Recycling chief queries reduction in recycling rates
Joseph Doherty, from Newry’s Re-Gen Waste, has looked at the provisional Northern Ireland local authority collected municipal waste management statistics for January to March 2022.
According to the latest local authority collected municipal statistics, Northern Ireland Councils collected just over 229,000 tonnes over a three-month period but what surprises me most about this is that a quarter of all household waste is still being sent to landfill.
Organisations like Ellen Macarthur Foundation have promoted eliminating waste generation and stopping materials ending up in landfill. Re-Gen would support those goals, too.
As we move closer towards a local circular economy involving the reuse of materials, there are currently two viable routes for waste as alternatives to landfill. The priority is that we should all see cardboard, glass, paper, plastics and metals as valuable resources with the aim of keeping it in circulation – and out of landfill sites. Commodities are valuable in the resource market.
By recovering and reselling materials, we can create jobs, boost the local economy and reduce the mining costs for virgin raw materials.
The Department of Agriculture, Environment and Rural Affairs’ latest report shows that the local authority recycling rates in January-March 2022 is reducing. Less than half (45.4 per cent) of household waste collected by councils was sent for recycling during this period and that is 1.1% lower than the equivalent timeframe in 2021.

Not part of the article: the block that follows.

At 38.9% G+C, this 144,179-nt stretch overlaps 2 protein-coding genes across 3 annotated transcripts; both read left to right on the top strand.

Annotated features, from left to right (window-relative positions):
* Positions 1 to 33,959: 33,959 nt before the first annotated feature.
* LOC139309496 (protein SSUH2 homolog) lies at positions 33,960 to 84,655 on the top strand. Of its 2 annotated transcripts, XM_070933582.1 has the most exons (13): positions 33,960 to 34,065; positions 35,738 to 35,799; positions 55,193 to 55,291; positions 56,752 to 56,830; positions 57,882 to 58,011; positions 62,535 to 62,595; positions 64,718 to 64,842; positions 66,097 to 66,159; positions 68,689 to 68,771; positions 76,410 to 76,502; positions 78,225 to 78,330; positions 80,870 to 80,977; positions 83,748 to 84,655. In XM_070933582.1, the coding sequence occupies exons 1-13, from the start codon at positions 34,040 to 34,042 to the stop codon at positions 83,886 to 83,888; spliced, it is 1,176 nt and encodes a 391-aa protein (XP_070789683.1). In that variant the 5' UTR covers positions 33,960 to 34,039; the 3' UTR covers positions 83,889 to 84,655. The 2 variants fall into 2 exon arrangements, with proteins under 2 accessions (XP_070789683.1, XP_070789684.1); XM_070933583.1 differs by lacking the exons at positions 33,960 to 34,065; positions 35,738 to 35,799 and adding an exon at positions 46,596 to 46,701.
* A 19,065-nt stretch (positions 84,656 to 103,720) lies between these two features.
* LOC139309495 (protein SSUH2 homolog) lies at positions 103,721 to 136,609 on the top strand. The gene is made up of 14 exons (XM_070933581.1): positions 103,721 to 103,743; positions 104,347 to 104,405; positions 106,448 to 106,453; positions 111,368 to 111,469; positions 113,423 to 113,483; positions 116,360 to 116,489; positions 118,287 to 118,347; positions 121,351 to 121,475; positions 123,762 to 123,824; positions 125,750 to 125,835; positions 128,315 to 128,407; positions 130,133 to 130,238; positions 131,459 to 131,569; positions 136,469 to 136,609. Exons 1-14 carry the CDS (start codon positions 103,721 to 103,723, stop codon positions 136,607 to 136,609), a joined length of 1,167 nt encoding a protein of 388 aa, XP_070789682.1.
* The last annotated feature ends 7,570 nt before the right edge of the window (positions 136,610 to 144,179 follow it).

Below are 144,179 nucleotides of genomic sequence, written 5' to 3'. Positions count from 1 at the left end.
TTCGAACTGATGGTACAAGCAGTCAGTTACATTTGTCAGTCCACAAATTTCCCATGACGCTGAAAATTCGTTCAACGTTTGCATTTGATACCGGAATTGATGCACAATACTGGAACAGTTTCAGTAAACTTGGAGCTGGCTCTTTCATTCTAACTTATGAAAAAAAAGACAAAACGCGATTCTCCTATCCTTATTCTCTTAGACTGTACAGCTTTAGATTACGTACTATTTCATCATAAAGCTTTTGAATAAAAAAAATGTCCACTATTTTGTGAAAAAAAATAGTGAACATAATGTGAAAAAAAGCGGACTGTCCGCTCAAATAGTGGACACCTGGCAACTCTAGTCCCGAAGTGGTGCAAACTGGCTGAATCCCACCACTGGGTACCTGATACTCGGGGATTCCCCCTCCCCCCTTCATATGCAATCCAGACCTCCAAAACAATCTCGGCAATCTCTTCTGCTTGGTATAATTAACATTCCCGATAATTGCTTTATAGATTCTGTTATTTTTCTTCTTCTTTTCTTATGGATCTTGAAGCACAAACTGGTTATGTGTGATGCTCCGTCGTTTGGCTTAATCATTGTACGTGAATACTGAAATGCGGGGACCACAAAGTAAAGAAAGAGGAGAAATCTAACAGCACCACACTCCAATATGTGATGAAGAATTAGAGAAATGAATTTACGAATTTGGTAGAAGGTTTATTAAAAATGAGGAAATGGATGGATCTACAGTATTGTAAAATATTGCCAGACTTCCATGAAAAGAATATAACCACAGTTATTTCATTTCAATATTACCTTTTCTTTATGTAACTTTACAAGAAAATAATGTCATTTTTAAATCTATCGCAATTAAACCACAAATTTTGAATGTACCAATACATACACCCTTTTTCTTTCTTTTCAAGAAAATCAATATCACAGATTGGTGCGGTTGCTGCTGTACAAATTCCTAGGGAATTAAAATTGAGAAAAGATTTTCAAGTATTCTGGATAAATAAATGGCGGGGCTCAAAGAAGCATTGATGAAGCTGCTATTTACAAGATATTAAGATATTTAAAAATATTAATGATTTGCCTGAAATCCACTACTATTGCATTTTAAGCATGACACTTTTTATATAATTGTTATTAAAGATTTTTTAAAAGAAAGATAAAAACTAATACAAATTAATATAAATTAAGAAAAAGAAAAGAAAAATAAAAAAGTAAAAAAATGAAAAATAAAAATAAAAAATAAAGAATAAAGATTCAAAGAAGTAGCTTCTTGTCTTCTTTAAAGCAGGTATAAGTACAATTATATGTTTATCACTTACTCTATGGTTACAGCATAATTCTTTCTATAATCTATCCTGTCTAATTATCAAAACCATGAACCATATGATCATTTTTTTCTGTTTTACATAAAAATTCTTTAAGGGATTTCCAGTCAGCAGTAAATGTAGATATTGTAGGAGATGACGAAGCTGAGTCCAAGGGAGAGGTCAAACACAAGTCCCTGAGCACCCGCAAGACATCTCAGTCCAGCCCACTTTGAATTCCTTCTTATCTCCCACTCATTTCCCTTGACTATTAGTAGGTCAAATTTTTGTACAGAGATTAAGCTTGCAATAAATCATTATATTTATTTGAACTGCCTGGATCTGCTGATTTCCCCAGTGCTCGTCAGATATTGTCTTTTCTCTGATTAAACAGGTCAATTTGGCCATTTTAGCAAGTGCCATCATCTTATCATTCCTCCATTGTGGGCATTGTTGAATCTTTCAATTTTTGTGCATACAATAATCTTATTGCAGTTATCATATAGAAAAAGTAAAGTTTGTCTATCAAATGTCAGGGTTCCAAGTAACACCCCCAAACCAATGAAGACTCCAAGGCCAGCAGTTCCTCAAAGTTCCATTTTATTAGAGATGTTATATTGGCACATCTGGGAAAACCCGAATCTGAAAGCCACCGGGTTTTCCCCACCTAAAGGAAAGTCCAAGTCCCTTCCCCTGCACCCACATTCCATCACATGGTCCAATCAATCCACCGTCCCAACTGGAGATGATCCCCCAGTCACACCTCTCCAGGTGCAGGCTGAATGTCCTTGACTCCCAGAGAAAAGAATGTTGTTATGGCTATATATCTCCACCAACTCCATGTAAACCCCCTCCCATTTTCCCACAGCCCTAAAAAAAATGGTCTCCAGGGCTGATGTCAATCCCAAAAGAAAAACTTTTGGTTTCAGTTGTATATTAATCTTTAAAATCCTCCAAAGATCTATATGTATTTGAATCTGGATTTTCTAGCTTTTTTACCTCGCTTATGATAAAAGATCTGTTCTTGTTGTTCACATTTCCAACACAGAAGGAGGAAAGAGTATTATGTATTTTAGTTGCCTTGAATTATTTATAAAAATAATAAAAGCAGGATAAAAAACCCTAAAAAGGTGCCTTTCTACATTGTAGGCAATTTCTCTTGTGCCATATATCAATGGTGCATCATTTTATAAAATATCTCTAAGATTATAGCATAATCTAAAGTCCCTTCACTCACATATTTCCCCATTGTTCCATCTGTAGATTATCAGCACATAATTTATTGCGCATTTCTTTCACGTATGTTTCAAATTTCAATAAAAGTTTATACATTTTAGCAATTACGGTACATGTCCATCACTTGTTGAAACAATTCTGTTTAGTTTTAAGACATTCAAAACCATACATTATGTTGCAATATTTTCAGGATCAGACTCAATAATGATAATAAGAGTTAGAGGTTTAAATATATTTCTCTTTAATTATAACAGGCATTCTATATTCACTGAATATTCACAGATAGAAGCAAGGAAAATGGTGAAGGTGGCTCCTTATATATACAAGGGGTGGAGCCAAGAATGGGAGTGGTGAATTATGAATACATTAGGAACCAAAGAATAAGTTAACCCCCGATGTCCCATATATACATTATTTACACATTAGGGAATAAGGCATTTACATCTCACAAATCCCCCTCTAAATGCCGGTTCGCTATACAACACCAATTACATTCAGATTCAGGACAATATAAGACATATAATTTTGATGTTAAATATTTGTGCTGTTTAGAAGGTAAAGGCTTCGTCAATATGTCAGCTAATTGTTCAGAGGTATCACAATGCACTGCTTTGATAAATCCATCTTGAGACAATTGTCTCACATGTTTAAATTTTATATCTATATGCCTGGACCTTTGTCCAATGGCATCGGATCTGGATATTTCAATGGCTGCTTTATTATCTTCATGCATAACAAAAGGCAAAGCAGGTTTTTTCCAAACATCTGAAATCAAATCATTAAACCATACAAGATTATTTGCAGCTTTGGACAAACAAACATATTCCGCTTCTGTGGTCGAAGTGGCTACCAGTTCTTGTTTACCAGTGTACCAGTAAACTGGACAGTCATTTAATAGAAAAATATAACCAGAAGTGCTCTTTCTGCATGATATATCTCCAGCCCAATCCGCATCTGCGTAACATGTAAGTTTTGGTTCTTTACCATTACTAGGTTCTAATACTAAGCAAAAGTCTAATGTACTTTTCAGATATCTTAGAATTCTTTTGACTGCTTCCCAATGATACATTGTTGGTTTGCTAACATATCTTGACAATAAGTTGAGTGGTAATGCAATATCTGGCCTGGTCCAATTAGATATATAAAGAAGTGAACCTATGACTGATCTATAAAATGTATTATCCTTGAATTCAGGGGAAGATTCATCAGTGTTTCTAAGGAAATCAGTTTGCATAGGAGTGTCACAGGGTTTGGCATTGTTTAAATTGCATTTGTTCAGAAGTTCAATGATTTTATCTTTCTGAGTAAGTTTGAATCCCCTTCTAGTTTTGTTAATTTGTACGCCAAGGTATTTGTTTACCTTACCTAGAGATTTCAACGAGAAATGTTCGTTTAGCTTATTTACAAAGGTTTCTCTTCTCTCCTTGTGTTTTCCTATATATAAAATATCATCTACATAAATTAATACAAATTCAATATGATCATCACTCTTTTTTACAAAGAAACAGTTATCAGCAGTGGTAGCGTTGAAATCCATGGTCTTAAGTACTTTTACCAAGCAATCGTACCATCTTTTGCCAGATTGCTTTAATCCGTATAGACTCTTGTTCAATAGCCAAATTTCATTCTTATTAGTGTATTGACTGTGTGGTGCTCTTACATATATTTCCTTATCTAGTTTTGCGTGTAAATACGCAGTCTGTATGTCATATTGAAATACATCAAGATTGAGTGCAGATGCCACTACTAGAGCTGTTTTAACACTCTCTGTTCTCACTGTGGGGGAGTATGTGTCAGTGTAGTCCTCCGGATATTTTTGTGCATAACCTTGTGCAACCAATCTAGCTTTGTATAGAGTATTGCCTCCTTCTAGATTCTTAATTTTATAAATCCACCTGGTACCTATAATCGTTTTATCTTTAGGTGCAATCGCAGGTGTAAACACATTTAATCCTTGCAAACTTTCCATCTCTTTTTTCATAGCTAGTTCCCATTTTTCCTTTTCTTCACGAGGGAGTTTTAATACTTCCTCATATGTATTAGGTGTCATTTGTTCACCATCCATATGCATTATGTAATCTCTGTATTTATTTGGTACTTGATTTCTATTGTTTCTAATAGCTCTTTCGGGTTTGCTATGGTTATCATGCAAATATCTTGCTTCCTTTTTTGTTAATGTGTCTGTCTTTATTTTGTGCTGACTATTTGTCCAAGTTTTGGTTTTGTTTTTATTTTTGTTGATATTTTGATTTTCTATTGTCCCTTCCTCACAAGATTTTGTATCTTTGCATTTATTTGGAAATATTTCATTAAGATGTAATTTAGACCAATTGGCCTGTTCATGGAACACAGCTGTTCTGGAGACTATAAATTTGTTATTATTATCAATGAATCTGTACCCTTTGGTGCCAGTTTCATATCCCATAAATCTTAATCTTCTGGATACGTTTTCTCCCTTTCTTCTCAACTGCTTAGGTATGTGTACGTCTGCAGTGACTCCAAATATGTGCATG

As a manufacturer of refuse derived fuel and solid recovered fuel which are shipped from Warrenpoint Port, it is great to see that there has been an increase in material used to produce these fuels from 25.7% to 27.7%. Refuse derived fuel is exported to combined heat and power plants while solid recovered fuel is an alternative to coal and is sent to cement customers across Europe.
There is a possibility that recycling rates will decrease further as a result of the cost-of-living crisis, and increased pressures on personal and family finances.
Recycling will be the last issue that financially pressured householders consider in the months ahead as prices rise in supermarkets, shops and at fuel stations.
The news isn’t all bleak.
A new Sullatober Household Recycling Centre in Mid and East Antrim Council only came into operation in June so has had no influence on DAERA’s latest statistics but it will divert 1,000 tonnes of waste from landfill annually. This is great news for the 40,000 householders of Carrickfergus and the population of Mid and East Antrim. Receiving funding of £995,000 for the centre from the Department of Agriculture, Environment and Rural Affairs, the Council has created a facility that is twice the size of the former centre and aims to increase the amount of waste segregation by 20 per cent.
Household waste accounted for 87.3% in January-March 2022 so commercial waste was in the region of 33,371 tonnes. The focus might need to be on splitting that commercial waste into recyclable and non-recyclable materials.